• Best if the patient was in a coronary care unit.
• Give high flow oxygen via a face mask or if patient is
unconscious endotracheal tube.
• Connect the patient to a pulse oximeter and look for o2
saturation, BP, PR, RR
• Put two wide bore cannulas take blood for cardiac troponin,
FBC, blood gluocose, CRP, ESR, Urea and electrolytes, LFT.
• Meanwhile do a ECG and look for evidence of MI, arrythmias.
• Chest xray- cardiomegally and pulmonary odeama
• Insert a urinary catheter to measure the UOP.
• Do a arterial blood gas analysis to identify metabolic
• Ideally following parameter should be measure
a) Central venous pressure via a CVP Line
b) Mean arterial pressure via an arterial
c) Pulmonary capillary wedge pressure
through a pulmonary artery catheter
a) central venous pressure via a CVP line
adequacy of patients circulating volume and
contractile state of the myocardium.
in cardiac failure venous pressure is usually high;
patient will not improve in response to volume
replacement which will cause further dramatic rise in
b) mean arterial pressure through an arterial
permits the rapid recognition of BP changes
Arterial cannulation also allows repeated arterial blood
gas samples to be drawn without injury to the patient.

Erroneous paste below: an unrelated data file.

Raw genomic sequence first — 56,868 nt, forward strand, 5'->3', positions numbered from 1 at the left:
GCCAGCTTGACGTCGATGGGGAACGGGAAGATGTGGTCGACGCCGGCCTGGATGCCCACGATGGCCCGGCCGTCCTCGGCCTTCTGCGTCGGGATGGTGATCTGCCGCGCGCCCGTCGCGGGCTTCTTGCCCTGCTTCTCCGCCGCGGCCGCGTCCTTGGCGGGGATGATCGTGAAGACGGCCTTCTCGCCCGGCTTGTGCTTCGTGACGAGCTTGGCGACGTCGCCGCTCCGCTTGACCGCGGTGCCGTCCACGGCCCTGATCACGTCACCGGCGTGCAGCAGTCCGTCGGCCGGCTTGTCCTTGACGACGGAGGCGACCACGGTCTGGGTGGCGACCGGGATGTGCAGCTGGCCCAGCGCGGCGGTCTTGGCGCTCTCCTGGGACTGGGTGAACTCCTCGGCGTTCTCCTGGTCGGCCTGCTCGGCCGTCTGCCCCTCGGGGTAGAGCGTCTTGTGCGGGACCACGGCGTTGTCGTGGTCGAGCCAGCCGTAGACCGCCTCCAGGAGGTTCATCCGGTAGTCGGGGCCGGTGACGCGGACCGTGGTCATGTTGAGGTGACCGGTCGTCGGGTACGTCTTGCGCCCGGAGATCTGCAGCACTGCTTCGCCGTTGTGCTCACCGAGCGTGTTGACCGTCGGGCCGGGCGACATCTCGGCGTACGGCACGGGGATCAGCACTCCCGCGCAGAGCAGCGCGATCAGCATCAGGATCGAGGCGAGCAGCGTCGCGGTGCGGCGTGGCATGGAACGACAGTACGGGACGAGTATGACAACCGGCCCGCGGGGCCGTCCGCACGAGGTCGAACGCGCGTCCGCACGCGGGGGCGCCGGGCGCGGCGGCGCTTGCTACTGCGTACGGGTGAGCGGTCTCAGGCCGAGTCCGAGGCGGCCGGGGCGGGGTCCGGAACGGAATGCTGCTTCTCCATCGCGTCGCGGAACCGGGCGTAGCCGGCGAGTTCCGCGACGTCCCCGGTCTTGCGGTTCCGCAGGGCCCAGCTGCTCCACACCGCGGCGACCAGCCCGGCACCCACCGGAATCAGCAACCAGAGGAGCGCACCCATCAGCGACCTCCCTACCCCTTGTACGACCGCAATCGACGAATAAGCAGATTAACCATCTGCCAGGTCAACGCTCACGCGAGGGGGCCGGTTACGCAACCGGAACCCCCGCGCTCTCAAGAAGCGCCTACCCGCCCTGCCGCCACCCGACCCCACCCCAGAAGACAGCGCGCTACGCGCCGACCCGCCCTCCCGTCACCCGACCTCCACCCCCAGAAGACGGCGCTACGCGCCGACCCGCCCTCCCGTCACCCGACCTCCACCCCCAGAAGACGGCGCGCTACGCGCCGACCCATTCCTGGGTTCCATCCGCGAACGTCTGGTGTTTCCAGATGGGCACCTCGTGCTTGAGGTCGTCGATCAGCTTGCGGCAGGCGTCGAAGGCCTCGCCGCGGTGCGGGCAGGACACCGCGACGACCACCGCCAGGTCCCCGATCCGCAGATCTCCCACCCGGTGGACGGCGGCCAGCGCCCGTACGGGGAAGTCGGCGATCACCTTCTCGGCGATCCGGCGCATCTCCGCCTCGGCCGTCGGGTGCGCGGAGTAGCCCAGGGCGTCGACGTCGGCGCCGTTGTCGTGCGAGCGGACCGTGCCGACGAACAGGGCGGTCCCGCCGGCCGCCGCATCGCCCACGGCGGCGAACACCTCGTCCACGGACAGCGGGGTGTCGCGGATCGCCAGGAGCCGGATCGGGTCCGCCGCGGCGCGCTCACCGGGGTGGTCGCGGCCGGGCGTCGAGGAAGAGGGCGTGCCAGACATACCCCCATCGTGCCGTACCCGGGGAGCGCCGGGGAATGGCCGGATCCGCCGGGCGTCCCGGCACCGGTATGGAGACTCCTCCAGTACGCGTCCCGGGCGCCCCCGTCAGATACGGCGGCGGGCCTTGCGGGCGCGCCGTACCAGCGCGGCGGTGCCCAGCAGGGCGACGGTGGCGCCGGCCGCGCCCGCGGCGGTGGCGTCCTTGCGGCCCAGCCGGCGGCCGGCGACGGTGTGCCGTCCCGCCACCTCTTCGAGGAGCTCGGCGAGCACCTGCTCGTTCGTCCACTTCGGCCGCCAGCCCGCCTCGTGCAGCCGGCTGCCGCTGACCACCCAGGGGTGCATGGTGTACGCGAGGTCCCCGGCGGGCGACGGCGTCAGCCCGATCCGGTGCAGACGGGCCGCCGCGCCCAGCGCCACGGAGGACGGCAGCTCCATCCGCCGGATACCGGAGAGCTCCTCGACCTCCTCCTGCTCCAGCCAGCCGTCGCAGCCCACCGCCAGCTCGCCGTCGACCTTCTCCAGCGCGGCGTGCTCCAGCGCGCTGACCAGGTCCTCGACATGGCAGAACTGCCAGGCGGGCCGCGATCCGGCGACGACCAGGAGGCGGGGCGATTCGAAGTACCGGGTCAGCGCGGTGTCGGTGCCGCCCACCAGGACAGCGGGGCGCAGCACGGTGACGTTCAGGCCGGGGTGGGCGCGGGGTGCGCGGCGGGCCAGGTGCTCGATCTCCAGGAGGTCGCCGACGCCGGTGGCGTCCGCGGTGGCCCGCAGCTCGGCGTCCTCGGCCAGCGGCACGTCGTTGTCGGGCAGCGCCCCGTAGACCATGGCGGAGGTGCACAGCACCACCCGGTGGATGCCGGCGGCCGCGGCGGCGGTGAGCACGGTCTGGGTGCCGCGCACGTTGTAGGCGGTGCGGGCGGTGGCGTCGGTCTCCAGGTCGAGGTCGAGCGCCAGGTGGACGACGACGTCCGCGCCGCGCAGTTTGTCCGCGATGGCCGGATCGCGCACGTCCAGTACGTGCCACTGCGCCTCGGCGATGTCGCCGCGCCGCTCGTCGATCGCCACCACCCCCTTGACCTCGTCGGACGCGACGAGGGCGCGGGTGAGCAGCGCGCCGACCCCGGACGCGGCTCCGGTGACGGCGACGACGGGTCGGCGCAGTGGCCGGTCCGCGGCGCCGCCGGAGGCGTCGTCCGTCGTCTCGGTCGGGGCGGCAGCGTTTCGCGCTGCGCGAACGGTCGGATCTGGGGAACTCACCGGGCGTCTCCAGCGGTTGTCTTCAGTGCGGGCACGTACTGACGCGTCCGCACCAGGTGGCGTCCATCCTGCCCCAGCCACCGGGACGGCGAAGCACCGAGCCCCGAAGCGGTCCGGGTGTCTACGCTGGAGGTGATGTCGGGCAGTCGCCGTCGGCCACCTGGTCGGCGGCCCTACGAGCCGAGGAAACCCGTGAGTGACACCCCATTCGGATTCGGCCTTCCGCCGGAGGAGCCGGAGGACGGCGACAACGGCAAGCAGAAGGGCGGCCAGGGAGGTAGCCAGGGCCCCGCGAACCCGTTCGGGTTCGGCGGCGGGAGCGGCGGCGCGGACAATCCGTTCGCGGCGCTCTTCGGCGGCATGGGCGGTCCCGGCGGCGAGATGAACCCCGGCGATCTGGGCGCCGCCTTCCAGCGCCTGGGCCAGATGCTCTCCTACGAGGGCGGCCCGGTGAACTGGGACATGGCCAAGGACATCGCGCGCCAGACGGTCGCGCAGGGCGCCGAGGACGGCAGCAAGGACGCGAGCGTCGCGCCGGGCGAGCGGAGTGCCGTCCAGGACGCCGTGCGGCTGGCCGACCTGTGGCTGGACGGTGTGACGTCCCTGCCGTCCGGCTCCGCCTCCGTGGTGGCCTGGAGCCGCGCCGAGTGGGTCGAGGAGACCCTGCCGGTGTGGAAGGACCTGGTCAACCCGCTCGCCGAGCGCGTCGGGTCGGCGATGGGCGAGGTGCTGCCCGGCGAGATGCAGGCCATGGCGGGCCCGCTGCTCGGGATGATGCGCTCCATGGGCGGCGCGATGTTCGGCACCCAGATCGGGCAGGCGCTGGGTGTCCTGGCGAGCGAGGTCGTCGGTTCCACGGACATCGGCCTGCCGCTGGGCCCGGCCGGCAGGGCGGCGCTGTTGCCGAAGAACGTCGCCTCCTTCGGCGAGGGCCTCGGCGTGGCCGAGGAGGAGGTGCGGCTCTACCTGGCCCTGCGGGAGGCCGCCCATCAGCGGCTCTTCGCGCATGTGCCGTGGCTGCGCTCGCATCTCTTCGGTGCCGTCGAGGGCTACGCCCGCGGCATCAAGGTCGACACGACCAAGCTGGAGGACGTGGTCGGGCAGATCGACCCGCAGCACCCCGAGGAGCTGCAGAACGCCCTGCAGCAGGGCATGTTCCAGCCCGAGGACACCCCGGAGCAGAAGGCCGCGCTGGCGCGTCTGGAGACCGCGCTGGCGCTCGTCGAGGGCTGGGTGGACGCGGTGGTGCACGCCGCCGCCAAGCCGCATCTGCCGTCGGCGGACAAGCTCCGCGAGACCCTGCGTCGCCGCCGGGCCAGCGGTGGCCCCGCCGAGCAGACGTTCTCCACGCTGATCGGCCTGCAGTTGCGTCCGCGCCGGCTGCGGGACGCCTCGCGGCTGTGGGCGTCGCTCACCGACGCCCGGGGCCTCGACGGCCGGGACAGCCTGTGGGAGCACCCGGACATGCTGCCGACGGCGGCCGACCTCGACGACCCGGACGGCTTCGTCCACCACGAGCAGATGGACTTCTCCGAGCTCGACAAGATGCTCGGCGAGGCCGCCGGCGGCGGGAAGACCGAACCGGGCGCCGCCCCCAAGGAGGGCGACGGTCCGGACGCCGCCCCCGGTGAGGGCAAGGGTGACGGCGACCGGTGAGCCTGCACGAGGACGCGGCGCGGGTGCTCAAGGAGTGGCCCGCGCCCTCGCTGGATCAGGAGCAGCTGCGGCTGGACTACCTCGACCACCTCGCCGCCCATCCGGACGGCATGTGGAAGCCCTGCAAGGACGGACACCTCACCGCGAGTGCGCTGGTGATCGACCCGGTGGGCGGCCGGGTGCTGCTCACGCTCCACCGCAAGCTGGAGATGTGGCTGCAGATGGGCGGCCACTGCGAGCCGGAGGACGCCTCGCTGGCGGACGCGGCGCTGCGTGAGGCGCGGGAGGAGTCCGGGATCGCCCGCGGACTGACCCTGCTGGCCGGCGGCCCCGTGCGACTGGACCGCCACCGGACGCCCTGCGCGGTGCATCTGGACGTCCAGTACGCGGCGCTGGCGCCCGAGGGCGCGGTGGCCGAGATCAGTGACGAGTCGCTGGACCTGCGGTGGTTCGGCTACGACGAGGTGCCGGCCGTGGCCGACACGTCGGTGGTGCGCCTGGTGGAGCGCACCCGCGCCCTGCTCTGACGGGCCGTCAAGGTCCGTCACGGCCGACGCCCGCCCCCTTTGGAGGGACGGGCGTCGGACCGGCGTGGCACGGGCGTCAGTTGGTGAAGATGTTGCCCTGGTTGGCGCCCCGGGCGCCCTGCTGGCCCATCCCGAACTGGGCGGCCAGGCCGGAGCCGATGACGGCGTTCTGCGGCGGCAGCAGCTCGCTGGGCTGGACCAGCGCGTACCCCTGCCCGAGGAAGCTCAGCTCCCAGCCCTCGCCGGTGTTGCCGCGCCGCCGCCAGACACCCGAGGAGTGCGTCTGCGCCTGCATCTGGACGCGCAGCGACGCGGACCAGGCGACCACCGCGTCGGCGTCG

Arterial lines can be placed in multiple arteries, including
the radial, ulnar, brachial, axillary, posterior tibial,
femoral, and dorsalis pedis arteries.
But the commonest site is radial artery and second
commonest is femoral artery
c)pulmonary capillary wedge pressure through a
pulmonary artery catheter
pressure measured by wedging a pulmonary catheter with an inflated
balloon into a small pulmonary arterial branch
Indirect measure of left atrial pressure
Gold standard in determining cause of acute pulmonary odeama.
diagnose severity of left ventricular failure and mitral stenosis
pulmonary edema with normal PWP suggested a diagnosis of acute
respiratory distress syndrome (ARDS) or non cardiogenic pulmonary
• Start an infusion of inotropic agents
Dobutamine infusion- if the patient is peripherally
vasoconstricted this is the drug of choice.
Start with 2.5 microgramas/kg/min
Maintain at 2.5-10 micrograms/kg/min
enable the SBP to be kept at 90mmhg.
• Dopamine infusion- if the patient is not
Start at 2.5 micrograms/kg/min
Main at 2.5-10 micrograms/kg/min
• If the PCWP is <15mmhg or if not measurable in
the background of hypovolemia and clear lung
field in CXR- give colloids/ plasma expanders
100ml every 15 mins untill PCWP is 15-20mmhg
• Excess fluid can be detrimental in cardiogenic
• Determine the cause of cardiogenic shock